With celebrities like Halle Berry, Celine Dion and Janet Jackson dominating the headlines for having babies over the age of 40, Dr Christopher Barnes, Senior Lecturer in Psychology, discusses the impact of having a baby later in life.
There are many reasons people have a baby later in life, which are often very personal – career, problems in conceiving or having not felt ready before. The average age that parents are having children is slowly increasing with the number of births in England and Wales for mothers 35 and over having now overtaken the number of mothers under 25. In fact, over half of all mothers (53%) and almost three quarters of fathers (68%) are aged 30 and over.
Having children in young adulthood
Biologically speaking, it is better to have children in young adulthood. As we age, fertility decreases, and there is a greater risk of miscarriage and of complications during pregnancy and delivery. There are also increased chances of having a child born with a birth defect, prematurely or of low birthweight and these all present unique challenges and risks for parents and their children. However, this is likely to affect a relatively small proportion of people and, despite some negative stigma surrounding the issue, having a baby later in life will generally run smoothly for most.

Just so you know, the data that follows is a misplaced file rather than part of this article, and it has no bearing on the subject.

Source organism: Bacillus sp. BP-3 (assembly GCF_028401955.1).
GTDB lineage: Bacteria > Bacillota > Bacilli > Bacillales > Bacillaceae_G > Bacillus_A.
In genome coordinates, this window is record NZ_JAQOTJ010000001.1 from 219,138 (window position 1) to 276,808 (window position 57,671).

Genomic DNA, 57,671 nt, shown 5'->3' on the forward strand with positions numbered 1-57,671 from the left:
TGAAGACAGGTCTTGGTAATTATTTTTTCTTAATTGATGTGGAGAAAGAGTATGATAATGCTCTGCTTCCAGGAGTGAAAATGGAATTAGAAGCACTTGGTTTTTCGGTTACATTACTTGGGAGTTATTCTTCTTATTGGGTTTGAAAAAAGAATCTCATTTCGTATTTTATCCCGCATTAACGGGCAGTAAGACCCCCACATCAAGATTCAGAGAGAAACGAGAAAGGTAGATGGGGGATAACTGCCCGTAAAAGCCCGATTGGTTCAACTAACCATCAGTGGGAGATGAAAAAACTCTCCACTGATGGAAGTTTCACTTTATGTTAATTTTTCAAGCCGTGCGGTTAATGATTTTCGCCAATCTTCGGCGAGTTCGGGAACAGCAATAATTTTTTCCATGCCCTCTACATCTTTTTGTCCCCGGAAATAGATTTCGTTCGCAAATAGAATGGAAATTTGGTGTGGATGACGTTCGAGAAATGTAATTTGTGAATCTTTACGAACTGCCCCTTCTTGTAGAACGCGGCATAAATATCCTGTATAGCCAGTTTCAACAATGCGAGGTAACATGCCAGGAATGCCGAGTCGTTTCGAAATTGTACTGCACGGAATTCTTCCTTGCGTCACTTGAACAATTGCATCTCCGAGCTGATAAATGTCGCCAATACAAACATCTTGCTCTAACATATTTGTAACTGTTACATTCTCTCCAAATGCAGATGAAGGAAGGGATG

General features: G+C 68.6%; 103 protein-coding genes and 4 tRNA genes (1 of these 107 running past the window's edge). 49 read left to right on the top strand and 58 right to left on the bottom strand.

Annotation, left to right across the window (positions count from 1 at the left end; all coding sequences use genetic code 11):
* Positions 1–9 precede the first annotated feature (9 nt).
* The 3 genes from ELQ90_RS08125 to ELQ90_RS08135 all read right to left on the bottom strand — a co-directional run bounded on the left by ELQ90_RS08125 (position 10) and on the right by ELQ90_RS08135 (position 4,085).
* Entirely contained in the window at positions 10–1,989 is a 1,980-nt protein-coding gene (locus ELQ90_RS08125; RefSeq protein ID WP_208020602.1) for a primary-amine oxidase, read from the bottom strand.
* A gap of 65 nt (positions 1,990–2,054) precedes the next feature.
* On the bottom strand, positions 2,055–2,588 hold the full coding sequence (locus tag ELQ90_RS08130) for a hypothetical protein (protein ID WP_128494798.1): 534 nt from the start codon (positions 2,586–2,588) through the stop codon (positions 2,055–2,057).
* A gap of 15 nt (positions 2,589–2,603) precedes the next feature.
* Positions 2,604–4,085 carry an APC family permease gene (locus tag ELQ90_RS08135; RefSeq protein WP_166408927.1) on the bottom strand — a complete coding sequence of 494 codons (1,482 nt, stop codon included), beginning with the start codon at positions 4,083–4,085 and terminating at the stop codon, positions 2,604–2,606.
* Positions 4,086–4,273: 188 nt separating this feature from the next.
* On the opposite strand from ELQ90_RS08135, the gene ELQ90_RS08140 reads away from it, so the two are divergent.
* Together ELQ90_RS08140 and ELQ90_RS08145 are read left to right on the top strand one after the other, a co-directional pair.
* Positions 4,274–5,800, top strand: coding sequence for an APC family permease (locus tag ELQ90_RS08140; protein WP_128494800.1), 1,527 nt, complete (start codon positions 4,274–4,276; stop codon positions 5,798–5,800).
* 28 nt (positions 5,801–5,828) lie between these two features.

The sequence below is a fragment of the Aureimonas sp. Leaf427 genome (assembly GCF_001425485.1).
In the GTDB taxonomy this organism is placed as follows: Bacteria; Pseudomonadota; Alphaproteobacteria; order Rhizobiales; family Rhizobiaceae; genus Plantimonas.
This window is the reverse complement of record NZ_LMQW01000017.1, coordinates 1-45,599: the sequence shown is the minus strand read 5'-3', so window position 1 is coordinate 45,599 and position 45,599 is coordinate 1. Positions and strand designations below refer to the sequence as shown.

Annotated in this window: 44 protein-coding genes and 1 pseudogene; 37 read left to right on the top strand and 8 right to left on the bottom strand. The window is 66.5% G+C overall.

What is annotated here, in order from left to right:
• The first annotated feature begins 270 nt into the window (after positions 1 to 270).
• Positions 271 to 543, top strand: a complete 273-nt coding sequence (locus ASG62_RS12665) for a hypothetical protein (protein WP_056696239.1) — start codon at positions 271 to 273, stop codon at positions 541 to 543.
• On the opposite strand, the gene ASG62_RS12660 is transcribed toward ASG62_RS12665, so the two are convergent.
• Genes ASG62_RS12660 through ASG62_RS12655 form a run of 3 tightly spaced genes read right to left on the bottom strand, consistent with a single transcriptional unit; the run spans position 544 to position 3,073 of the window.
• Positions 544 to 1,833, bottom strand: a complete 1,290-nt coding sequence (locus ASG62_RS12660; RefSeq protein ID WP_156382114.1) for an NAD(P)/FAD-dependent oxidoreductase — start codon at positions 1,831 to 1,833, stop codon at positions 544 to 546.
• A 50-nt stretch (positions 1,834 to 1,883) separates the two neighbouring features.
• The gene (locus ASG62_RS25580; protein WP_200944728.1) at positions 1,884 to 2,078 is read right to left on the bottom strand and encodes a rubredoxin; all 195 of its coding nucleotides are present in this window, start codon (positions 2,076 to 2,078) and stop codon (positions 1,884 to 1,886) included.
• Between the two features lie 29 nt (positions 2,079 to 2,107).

Obviously, there will be many other types of contributory factors and circumstances that shape parents’ wellbeing; their ways of thinking, attitudes and the outcomes for their children that will not just be down to them being an ‘older’ parent. For example, the Millennium Cohort Study has followed the lives of 19,000 children born in the UK between September 2000 until January 2002 in England, Scotland, Wales and Northern Ireland. Some of the findings suggest that parental education and family income are two of the most powerful predictors of cognitive test performance in children aged 11.
Benefits of having children later in life
There are also some benefits to parents and children when born later in life. For example, some studies have shown that children of older parents are more likely to remain in education longer, attend university, and perform better on standardised tests than siblings who were born when their mothers were younger. Also, there is evidence to suggest that life satisfaction and happiness are higher for older parents which may be attributed to them being in a better economic situation.
A new study conducted by researchers in Denmark suggests children born to older mothers experience fewer behavioural, social and emotional difficulties. The psychological maturity of older mothers can have a beneficial effect on children’s wellbeing until their mid-teens, according to the research.
Clearly, there are some risks from having a child later in life but in many circumstances there will be positive outcomes too. The evidence seems to suggest that parental age may not necessarily be the most influential thing impacting upon child development or the lives of parents. Therefore, it is important to consider many other factors beyond parental age, such as the environmental, cultural or economic situation of the family, as these may ultimately have a bigger impact.